you booked the client of your dreams and the question comes up. . ."Where will we be taking the photos?"
First of all, congratulations! The hardest part of landing a client is over. Now your creative side can come out and begin thinking about all the different shots you're going to get for the shoot.
One of the first things your client is going to ask is, "Where are we going to be taking photos?" This largely depends on the type of shoot they are wanting. If they are wanting urban, city vibes, you're not going to take them to a forest. DUH. You know that.
Many times people want a beautiful, predictable landscape of good ole nature. Fields, flowers, trees, long grass. So many options. This a great choice for so many people because it's predictable and has so many options. My suggestion to you is to take some free time and drive to some local parks. Bring your camera, and look through the lenses. Find specific spots that you love and could see potential client photoshoots. This will help you build up a list of "go-to" spaces. You can use this same technique for urban areas. Look for cool textured walls and unique spaces and try it out!
Another huge factor for location is the weather. Here in Omaha, NE our weather can change at the drop of a dime. The weather channel isn't always as accurate as I'd hope for. But, that's ok! With some prep you can be ready for almost any weather condition.
Full sun isn't my favorite time to shoot but I've learned techniques that help me to do a great job with it. When shooting in full sun you want to almost always have the client with heir back facing the sun. This will keep the glare out of your clients face and help them not have to squint. I also always expose for the sky when shooting in full sun. The shadows of each person can be brought up in editing , but a blowout sky can not be recovered. Follow those guidelines and they will make for some beautiful portraits in full sun. Full on cloudy days are my absolute favorite and require a different technique. In my opinion full clouds are a very safe option. The sky is essentially a giant soft-box. It produces really even, soft light for people.In this scenario, try to have people fave where the sun is (behind the clouds) and shoot away! With that being said, although full clouds may seem easier, sun flares can add some really unique parts to a photo. My biggest advice in all of these scenarios is to go out and practice, practice, practice. You probably don't want a dream client being your first time practicing in a certain scenario.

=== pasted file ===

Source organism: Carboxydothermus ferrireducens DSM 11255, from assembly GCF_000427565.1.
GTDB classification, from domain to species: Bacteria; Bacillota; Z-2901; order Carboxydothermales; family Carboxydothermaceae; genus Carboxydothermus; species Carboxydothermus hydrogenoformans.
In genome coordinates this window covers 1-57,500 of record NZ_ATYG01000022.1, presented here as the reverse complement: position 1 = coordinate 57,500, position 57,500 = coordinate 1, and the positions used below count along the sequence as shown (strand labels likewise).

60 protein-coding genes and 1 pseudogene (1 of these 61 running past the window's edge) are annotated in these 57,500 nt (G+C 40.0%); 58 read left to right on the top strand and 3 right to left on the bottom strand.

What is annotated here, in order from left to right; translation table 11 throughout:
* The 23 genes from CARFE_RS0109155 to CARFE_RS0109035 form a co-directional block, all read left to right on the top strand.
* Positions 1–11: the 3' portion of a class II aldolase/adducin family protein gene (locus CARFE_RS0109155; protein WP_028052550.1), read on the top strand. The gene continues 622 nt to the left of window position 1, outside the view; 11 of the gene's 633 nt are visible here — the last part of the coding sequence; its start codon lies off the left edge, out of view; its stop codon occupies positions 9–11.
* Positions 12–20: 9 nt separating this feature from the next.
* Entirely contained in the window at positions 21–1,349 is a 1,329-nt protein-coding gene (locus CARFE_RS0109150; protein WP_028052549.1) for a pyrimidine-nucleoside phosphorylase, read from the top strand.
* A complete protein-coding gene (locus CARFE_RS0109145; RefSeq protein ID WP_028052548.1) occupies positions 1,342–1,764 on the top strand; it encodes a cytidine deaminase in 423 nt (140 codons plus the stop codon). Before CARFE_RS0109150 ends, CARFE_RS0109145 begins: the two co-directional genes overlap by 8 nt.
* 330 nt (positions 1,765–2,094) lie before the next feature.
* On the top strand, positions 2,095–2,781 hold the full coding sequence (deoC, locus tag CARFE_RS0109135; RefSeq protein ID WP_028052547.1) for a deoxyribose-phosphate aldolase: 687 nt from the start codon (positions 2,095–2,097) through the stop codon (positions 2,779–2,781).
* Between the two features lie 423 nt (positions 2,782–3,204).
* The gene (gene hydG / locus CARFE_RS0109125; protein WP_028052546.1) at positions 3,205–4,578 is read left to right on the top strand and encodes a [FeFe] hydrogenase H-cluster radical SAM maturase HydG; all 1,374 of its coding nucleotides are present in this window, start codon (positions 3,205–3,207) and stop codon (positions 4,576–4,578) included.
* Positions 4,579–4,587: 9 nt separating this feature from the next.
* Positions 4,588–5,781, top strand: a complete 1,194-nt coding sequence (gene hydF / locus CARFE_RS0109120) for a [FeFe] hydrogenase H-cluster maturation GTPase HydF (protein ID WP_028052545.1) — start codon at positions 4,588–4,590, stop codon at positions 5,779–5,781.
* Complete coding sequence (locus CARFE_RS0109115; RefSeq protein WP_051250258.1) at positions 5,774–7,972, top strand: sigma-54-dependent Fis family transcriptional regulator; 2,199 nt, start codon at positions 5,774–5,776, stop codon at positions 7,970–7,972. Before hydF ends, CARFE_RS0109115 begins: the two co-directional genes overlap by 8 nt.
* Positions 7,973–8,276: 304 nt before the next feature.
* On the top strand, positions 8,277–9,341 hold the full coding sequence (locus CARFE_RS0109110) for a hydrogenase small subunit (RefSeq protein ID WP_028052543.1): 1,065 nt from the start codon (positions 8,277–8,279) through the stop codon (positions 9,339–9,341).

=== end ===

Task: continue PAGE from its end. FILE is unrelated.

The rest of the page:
Being indoors and doing a shoot can be really scary for some people. I remember when I first started shooting, and would have been terrified to go into someone's home for a photoshoot. I feared not having the correct lighting and messing it up. Now I absolutely love shooting indoors. Find a window for some natural light. Go in the rooms with the most windows and position your client in the most appealing way with that light. Remember to turn off the lights in the house if you're using natural light from a window, or else you will have some out of wack white balance to fix.
With all that being said, the biggest favor you can do yourself is to get out and practice in the most scary situations. If it scares you, practice it until it doesn't. If you're worried go and prepare beforehand. YOU GOT THIS!